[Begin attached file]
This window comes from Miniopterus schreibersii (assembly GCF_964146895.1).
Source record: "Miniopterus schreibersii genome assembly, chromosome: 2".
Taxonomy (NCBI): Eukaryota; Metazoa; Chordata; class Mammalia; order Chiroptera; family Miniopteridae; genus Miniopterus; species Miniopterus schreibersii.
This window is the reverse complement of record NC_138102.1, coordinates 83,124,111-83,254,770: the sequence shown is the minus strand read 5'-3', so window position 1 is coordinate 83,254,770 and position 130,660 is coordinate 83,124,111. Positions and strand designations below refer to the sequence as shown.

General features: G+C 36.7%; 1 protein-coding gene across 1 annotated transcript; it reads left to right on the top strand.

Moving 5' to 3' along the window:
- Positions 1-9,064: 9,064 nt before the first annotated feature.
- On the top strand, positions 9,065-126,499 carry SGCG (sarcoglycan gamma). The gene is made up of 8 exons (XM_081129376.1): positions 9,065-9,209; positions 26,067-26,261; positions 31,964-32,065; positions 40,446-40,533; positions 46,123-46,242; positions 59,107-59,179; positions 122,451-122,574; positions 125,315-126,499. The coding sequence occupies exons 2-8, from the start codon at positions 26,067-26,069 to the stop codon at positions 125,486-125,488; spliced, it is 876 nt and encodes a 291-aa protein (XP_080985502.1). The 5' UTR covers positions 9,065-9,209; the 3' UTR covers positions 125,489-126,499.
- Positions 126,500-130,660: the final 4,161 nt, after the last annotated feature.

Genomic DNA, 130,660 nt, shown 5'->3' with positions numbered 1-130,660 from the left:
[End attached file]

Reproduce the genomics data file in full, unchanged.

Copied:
This window comes from Miniopterus schreibersii (assembly GCF_964146895.1).
Source record: "Miniopterus schreibersii genome assembly, chromosome: 2".
Taxonomy (NCBI): Eukaryota; Metazoa; Chordata; class Mammalia; order Chiroptera; family Miniopteridae; genus Miniopterus; species Miniopterus schreibersii.
This window is the reverse complement of record NC_138102.1, coordinates 83,124,111-83,254,770: the sequence shown is the minus strand read 5'-3', so window position 1 is coordinate 83,254,770 and position 130,660 is coordinate 83,124,111. Positions and strand designations below refer to the sequence as shown.

General features: G+C 36.7%; 1 protein-coding gene across 1 annotated transcript; it reads left to right on the top strand.

Moving 5' to 3' along the window:
- Positions 1-9,064: 9,064 nt before the first annotated feature.
- On the top strand, positions 9,065-126,499 carry SGCG (sarcoglycan gamma). The gene is made up of 8 exons (XM_081129376.1): positions 9,065-9,209; positions 26,067-26,261; positions 31,964-32,065; positions 40,446-40,533; positions 46,123-46,242; positions 59,107-59,179; positions 122,451-122,574; positions 125,315-126,499. The coding sequence occupies exons 2-8, from the start codon at positions 26,067-26,069 to the stop codon at positions 125,486-125,488; spliced, it is 876 nt and encodes a 291-aa protein (XP_080985502.1). The 5' UTR covers positions 9,065-9,209; the 3' UTR covers positions 125,489-126,499.
- Positions 126,500-130,660: the final 4,161 nt, after the last annotated feature.

Genomic DNA, 130,660 nt, shown 5'->3' with positions numbered 1-130,660 from the left: